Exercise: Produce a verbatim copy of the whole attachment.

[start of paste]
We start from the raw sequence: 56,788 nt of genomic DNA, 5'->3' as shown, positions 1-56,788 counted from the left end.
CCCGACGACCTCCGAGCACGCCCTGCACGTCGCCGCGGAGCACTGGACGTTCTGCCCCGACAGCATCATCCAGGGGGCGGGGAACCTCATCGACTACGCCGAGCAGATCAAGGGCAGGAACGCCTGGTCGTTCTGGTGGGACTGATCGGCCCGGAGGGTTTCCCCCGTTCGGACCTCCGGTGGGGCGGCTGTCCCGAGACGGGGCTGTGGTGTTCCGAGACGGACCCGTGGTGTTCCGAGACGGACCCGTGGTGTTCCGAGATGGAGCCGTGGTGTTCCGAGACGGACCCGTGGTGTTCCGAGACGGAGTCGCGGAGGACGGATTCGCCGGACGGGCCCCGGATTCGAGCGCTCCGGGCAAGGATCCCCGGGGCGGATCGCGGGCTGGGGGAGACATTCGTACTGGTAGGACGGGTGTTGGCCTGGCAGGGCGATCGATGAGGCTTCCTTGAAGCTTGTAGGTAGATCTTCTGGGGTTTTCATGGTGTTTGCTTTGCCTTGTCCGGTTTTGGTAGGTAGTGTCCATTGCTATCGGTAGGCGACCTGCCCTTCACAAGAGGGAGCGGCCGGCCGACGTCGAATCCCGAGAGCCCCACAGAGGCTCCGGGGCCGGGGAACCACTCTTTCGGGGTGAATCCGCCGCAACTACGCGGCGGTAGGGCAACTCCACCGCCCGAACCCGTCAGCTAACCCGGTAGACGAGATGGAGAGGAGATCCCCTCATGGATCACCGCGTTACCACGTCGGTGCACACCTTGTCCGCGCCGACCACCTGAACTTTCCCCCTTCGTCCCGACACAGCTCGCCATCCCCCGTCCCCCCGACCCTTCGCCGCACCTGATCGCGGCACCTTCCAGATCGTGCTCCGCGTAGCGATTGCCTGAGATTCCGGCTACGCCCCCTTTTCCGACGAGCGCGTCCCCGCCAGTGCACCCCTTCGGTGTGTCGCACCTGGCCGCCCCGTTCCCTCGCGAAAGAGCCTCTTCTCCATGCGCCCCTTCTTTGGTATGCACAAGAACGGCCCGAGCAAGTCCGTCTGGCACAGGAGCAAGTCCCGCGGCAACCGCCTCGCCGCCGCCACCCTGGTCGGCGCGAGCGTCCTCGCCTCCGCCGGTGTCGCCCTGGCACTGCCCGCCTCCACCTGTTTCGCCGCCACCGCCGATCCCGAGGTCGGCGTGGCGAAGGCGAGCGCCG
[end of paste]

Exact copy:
We start from the raw sequence: 56,788 nt of genomic DNA, 5'->3' as shown, positions 1-56,788 counted from the left end.
CCCGACGACCTCCGAGCACGCCCTGCACGTCGCCGCGGAGCACTGGACGTTCTGCCCCGACAGCATCATCCAGGGGGCGGGGAACCTCATCGACTACGCCGAGCAGATCAAGGGCAGGAACGCCTGGTCGTTCTGGTGGGACTGATCGGCCCGGAGGGTTTCCCCCGTTCGGACCTCCGGTGGGGCGGCTGTCCCGAGACGGGGCTGTGGTGTTCCGAGACGGACCCGTGGTGTTCCGAGACGGACCCGTGGTGTTCCGAGATGGAGCCGTGGTGTTCCGAGACGGACCCGTGGTGTTCCGAGACGGAGTCGCGGAGGACGGATTCGCCGGACGGGCCCCGGATTCGAGCGCTCCGGGCAAGGATCCCCGGGGCGGATCGCGGGCTGGGGGAGACATTCGTACTGGTAGGACGGGTGTTGGCCTGGCAGGGCGATCGATGAGGCTTCCTTGAAGCTTGTAGGTAGATCTTCTGGGGTTTTCATGGTGTTTGCTTTGCCTTGTCCGGTTTTGGTAGGTAGTGTCCATTGCTATCGGTAGGCGACCTGCCCTTCACAAGAGGGAGCGGCCGGCCGACGTCGAATCCCGAGAGCCCCACAGAGGCTCCGGGGCCGGGGAACCACTCTTTCGGGGTGAATCCGCCGCAACTACGCGGCGGTAGGGCAACTCCACCGCCCGAACCCGTCAGCTAACCCGGTAGACGAGATGGAGAGGAGATCCCCTCATGGATCACCGCGTTACCACGTCGGTGCACACCTTGTCCGCGCCGACCACCTGAACTTTCCCCCTTCGTCCCGACACAGCTCGCCATCCCCCGTCCCCCCGACCCTTCGCCGCACCTGATCGCGGCACCTTCCAGATCGTGCTCCGCGTAGCGATTGCCTGAGATTCCGGCTACGCCCCCTTTTCCGACGAGCGCGTCCCCGCCAGTGCACCCCTTCGGTGTGTCGCACCTGGCCGCCCCGTTCCCTCGCGAAAGAGCCTCTTCTCCATGCGCCCCTTCTTTGGTATGCACAAGAACGGCCCGAGCAAGTCCGTCTGGCACAGGAGCAAGTCCCGCGGCAACCGCCTCGCCGCCGCCACCCTGGTCGGCGCGAGCGTCCTCGCCTCCGCCGGTGTCGCCCTGGCACTGCCCGCCTCCACCTGTTTCGCCGCCACCGCCGATCCCGAGGTCGGCGTGGCGAAGGCGAGCGCCG